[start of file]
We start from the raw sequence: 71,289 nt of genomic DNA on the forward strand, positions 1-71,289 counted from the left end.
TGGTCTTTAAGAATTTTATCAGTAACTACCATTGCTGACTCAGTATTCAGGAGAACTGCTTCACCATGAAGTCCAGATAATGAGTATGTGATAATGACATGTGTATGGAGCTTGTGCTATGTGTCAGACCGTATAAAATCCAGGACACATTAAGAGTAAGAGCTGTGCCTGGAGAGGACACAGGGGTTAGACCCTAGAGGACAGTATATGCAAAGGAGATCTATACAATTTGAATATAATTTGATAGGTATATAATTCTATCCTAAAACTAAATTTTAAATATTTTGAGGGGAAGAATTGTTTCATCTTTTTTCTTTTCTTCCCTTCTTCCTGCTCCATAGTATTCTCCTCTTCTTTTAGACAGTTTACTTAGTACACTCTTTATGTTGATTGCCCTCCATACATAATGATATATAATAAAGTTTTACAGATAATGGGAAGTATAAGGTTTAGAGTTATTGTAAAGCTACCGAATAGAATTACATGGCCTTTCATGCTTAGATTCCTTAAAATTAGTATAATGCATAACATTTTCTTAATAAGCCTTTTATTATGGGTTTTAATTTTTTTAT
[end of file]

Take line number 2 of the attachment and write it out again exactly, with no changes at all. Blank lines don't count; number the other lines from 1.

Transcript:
TGGTCTTTAAGAATTTTATCAGTAACTACCATTGCTGACTCAGTATTCAGGAGAACTGCTTCACCATGAAGTCCAGATAATGAGTATGTGATAATGACATGTGTATGGAGCTTGTGCTATGTGTCAGACCGTATAAAATCCAGGACACATTAAGAGTAAGAGCTGTGCCTGGAGAGGACACAGGGGTTAGACCCTAGAGGACAGTATATGCAAAGGAGATCTATACAATTTGAATATAATTTGATAGGTATATAATTCTATCCTAAAACTAAATTTTAAATATTTTGAGGGGAAGAATTGTTTCATCTTTTTTCTTTTCTTCCCTTCTTCCTGCTCCATAGTATTCTCCTCTTCTTTTAGACAGTTTACTTAGTACACTCTTTATGTTGATTGCCCTCCATACATAATGATATATAATAAAGTTTTACAGATAATGGGAAGTATAAGGTTTAGAGTTATTGTAAAGCTACCGAATAGAATTACATGGCCTTTCATGCTTAGATTCCTTAAAATTAGTATAATGCATAACATTTTCTTAATAAGCCTTTTATTATGGGTTTTAATTTTTTTAT